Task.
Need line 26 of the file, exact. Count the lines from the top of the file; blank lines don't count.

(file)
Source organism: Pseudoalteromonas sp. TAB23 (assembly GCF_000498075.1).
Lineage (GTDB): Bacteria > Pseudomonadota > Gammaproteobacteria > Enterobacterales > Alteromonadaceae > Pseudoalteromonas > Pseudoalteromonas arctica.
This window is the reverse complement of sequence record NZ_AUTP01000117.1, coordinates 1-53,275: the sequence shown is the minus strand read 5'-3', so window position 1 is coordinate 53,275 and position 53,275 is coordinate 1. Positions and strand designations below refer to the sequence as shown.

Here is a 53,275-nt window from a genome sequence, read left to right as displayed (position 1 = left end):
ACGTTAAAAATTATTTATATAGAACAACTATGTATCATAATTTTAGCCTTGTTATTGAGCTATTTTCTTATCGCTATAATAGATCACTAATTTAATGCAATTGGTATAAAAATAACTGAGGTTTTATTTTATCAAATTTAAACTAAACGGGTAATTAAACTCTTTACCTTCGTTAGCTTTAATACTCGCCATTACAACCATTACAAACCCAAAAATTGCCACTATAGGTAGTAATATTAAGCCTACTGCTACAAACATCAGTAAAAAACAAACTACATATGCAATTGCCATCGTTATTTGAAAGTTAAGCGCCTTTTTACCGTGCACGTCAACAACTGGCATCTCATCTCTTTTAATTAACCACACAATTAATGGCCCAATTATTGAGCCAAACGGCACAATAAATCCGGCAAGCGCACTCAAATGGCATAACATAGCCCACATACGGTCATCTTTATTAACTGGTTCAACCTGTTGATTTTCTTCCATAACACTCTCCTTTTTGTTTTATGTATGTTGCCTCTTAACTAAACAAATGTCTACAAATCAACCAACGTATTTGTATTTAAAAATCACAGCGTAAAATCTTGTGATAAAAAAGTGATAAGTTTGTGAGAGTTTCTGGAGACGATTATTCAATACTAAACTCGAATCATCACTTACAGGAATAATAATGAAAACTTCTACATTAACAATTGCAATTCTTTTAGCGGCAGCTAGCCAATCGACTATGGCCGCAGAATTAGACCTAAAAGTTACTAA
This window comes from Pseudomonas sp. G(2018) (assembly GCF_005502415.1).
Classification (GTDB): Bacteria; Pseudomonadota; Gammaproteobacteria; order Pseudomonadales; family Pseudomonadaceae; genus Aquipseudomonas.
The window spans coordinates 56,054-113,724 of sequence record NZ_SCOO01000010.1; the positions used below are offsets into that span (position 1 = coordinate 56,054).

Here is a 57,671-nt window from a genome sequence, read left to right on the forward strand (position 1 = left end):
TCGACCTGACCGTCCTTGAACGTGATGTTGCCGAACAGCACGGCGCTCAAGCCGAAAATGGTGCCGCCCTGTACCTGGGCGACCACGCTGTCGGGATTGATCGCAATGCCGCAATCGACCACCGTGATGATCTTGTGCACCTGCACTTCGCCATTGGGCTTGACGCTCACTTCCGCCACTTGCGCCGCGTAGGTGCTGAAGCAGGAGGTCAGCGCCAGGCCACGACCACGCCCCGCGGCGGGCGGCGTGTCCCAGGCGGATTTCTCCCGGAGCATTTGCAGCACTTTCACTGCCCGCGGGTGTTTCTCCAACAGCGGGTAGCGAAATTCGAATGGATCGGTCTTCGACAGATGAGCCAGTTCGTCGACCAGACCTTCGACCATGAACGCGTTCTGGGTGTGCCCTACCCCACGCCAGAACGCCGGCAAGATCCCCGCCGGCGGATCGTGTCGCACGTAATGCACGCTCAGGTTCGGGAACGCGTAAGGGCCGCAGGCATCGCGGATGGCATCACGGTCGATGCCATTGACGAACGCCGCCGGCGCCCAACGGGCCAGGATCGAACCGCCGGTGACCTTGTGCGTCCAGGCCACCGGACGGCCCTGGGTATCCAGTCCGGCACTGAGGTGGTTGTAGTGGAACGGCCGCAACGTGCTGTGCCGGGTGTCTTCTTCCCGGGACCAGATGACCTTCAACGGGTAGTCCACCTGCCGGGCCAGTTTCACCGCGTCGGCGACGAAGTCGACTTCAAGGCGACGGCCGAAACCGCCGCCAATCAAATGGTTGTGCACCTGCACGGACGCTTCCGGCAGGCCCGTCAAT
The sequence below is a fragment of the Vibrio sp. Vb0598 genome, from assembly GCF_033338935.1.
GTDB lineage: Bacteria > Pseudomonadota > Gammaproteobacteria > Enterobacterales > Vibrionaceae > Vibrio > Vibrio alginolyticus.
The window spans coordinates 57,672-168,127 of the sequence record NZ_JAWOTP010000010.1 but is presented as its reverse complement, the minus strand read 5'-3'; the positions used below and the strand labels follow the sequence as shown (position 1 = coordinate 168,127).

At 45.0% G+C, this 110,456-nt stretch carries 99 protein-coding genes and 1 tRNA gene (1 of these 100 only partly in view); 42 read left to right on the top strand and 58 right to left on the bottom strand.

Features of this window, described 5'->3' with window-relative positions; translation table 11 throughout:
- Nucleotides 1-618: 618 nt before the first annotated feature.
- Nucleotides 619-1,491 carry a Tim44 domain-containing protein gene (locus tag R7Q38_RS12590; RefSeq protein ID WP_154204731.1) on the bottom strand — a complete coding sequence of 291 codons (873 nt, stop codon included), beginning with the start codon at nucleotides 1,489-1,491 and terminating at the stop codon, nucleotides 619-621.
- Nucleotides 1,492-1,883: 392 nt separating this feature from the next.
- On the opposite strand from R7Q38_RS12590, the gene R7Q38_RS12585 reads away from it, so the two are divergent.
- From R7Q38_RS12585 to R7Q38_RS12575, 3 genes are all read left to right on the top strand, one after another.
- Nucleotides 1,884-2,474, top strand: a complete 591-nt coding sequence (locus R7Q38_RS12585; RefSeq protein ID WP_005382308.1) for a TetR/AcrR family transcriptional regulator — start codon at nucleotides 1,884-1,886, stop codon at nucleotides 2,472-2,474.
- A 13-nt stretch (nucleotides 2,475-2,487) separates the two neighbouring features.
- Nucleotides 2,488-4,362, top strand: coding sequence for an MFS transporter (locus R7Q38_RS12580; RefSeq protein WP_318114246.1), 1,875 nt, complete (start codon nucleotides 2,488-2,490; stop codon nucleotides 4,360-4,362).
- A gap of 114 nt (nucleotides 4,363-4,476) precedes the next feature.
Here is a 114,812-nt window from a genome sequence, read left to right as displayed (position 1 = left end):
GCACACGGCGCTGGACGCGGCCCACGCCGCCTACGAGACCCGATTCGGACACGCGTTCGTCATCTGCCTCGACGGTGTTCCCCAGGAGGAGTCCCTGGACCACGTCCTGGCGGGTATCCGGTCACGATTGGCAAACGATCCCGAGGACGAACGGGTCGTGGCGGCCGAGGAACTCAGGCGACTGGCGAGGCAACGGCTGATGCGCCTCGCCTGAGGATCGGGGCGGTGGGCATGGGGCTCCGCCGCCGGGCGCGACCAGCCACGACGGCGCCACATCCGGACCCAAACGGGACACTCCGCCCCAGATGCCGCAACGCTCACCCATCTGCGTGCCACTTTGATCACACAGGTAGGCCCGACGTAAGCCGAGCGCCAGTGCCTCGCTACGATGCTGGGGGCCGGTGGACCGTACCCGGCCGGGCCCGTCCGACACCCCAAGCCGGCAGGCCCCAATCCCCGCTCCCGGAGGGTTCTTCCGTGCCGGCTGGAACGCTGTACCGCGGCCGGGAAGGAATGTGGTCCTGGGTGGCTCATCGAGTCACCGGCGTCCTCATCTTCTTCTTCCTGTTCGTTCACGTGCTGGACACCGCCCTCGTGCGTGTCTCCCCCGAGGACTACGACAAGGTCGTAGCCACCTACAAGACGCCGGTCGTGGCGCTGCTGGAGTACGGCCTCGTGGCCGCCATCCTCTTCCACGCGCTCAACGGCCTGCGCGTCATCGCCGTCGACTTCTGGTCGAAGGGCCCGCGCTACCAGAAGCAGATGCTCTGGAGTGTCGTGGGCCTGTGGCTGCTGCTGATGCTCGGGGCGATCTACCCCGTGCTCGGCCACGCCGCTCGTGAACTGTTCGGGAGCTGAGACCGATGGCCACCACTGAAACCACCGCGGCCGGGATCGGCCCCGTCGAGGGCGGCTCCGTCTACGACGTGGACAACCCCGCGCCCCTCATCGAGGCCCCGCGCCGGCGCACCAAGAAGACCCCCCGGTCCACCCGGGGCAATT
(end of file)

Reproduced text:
GCACACGGCGCTGGACGCGGCCCACGCCGCCTACGAGACCCGATTCGGACACGCGTTCGTCATCTGCCTCGACGGTGTTCCCCAGGAGGAGTCCCTGGACCACGTCCTGGCGGGTATCCGGTCACGATTGGCAAACGATCCCGAGGACGAACGGGTCGTGGCGGCCGAGGAACTCAGGCGACTGGCGAGGCAACGGCTGATGCGCCTCGCCTGAGGATCGGGGCGGTGGGCATGGGGCTCCGCCGCCGGGCGCGACCAGCCACGACGGCGCCACATCCGGACCCAAACGGGACACTCCGCCCCAGATGCCGCAACGCTCACCCATCTGCGTGCCACTTTGATCACACAGGTAGGCCCGACGTAAGCCGAGCGCCAGTGCCTCGCTACGATGCTGGGGGCCGGTGGACCGTACCCGGCCGGGCCCGTCCGACACCCCAAGCCGGCAGGCCCCAATCCCCGCTCCCGGAGGGTTCTTCCGTGCCGGCTGGAACGCTGTACCGCGGCCGGGAAGGAATGTGGTCCTGGGTGGCTCATCGAGTCACCGGCGTCCTCATCTTCTTCTTCCTGTTCGTTCACGTGCTGGACACCGCCCTCGTGCGTGTCTCCCCCGAGGACTACGACAAGGTCGTAGCCACCTACAAGACGCCGGTCGTGGCGCTGCTGGAGTACGGCCTCGTGGCCGCCATCCTCTTCCACGCGCTCAACGGCCTGCGCGTCATCGCCGTCGACTTCTGGTCGAAGGGCCCGCGCTACCAGAAGCAGATGCTCTGGAGTGTCGTGGGCCTGTGGCTGCTGCTGATGCTCGGGGCGATCTACCCCGTGCTCGGCCACGCCGCTCGTGAACTGTTCGGGAGCTGAGACCGATGGCCACCACTGAAACCACCGCGGCCGGGATCGGCCCCGTCGAGGGCGGCTCCGTCTACGACGTGGACAACCCCGCGCCCCTCATCGAGGCCCCGCGCCGGCGCACCAAGAAGACCCCCCGGTCCACCCGGGGCAATT